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Batman: Dead White
John Shirley
Multi-cast production, adaptation
GraphicAudio, 6 Hours

Batman: Dead White
John Shirley
John Shirley 's been a poet, an addict, and an out-of-control punk, but also always a writer. He became a screenwriter, bringing James O'Barr's The Crow to first life and doing television episodes for shows like Poltergeist, VR5 and Deep Space Nine. A recent collection of dark/noir fiction, Black Butterflies, was published by Mark V. Ziesing in 1998 and Publishers Weekly named it one of the "Best Books of 1998." It was also honoured by the Horror Writers Association with their Bram Stoker Award for Superior Achievement in Horror (Collection) and the International Horror Guild Award.

John Shirley Website
ISFDB Bibliography
SF Site Review: Really, Really, Really, Really, Weird Stories
SF Site Review: Silicon Embrace

Past Feature Reviews
A review by Ivy Reisner

Be aware, this title isn't work safe or kid safe. It contains foul language and racial epithets. The story is overdone. Everything is overstated and larger than life, and that's exactly what a comic book novel should be. There is no subtlety here, no layers of meaning. You have the good guys, who are in all ways good, duking it out with the bad guys, who embody everything we could consider bad (in one scene the antagonist promises to avenge the injustices done to Adolph Hitler). This is large action supported by great sound effects and fantastic voice acting. If you want upmarket literature, you won't find it here. If you want a fun, action packed story, look no further.

There are two plots, somewhat loosely woven together. In the first, Batman has to fight a somewhat deranged white supremacist leader called White Eyes or Big White. White Eyes has gathered a militia with the intent of staging multiple strikes at key targets in the U.S. to cripple the American government. Batman uses a combination of espionage and brute force to move incrementally closer to White Eyes, and stop him.

In the second plot, we have sometimes bounty hunter, sometimes police officer, Cormac Sullivan, and his son, Gary. Gary has gone missing in California, on the opposite coast from Gotham, and Cormac has reason to believe he's involved in selling drugs. He's already used his mother's narcotics on occasion, so Cormac flies to California to look for him. The two plots twist together, intersecting only occasionally until the end when both feed into each other as the story races to its conclusion.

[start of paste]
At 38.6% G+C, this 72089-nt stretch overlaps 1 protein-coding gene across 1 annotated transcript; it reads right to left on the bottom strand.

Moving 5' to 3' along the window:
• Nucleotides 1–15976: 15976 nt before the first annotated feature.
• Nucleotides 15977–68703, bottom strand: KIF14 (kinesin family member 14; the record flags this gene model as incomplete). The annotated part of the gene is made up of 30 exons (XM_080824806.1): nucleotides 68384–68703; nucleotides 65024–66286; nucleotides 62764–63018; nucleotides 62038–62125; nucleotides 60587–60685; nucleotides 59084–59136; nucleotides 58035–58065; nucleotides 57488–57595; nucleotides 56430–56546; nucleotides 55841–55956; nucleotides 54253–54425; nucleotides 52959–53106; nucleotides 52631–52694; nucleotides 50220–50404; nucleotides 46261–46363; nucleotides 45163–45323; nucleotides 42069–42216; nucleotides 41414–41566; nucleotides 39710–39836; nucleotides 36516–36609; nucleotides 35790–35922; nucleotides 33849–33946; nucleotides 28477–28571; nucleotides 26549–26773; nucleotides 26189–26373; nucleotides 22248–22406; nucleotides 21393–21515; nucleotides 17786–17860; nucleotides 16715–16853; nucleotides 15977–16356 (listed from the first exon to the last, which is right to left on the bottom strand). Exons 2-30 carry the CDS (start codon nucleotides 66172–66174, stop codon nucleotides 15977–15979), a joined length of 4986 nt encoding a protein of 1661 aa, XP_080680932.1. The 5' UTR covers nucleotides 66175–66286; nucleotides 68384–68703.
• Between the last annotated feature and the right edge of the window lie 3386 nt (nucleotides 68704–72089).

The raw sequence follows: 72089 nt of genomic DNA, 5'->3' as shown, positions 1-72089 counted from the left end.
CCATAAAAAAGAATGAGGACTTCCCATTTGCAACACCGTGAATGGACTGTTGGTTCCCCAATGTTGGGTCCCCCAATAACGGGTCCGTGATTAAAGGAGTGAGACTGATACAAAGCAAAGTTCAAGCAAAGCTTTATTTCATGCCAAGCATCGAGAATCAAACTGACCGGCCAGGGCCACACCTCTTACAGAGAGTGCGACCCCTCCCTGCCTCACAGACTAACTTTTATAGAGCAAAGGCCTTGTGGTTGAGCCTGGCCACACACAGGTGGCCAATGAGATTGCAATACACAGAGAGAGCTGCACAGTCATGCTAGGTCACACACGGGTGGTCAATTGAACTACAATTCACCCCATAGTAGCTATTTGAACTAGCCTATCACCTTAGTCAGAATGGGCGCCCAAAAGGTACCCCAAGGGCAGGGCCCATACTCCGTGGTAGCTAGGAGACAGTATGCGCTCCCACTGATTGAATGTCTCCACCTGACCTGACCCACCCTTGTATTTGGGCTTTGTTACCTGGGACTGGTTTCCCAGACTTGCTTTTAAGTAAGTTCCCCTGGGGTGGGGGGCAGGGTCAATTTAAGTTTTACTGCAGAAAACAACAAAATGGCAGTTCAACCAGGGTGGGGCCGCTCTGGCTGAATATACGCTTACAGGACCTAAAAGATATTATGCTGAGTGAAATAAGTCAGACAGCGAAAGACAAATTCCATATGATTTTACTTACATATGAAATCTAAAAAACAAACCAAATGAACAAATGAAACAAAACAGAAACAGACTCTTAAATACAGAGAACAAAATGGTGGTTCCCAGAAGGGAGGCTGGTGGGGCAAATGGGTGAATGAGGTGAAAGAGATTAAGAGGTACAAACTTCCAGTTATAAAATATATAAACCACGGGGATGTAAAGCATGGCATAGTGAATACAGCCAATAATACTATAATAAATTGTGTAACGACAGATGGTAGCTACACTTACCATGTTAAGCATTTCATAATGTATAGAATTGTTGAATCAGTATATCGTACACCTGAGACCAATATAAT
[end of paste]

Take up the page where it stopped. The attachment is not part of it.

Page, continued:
The theme in this story is, of course, acceptance, and John Shirley hits it with a heavy hand. Beth is the daughter of an abusive father, who has lived on the streets, who has routinely had to struggle for her life, and who has fallen into the custody of White Eye's group. Her background would suggest she'd be cynical, harsh, perhaps prone to obscenities. Instead, she's a sweet, polite young lady, who calls her elders (those worthy of her respect anyway) "sir." White Eyes analyzes Batman's gear and equipment and determines he must be Jewish, thereafter dubbing him "Bat-Jew." For the record, given that his parents were buried with crosses for headstones, it seems obvious he was at least born Christian. We get forays into homosexuality. We have a big man knocked unconscious by a smarter, small woman. We have slavery and the wholesale slaughter of innocents. We have crooked cops, but that's standard in Gotham City.

One character talks about being 1/8th African American. The term for that, in the days of slavery and the Jim Crow laws, was octoroon -- the minimum concentration of black ancestry that would make one count as black. President Warren G. Harding's opponents tried to discredit him by labeling him an octoroon. It's a ratio that has a lot of meaning in this country's history as it relates to race relations.

There is an additional thread of an again over-the-top side plot, where Batman, at this point barely more than a year into his crime-fighting career, goes through a pseudo-Zen experience with his old costume. It embodies Batman's need to accept himself, and his mission.

Once you start listening to this one, you are not going to want to hit the pause button.

Copyright © 2009 Ivy Reisner

Ivy Reisner is a writer, an obsessive knitter, and a podcaster. Find her at

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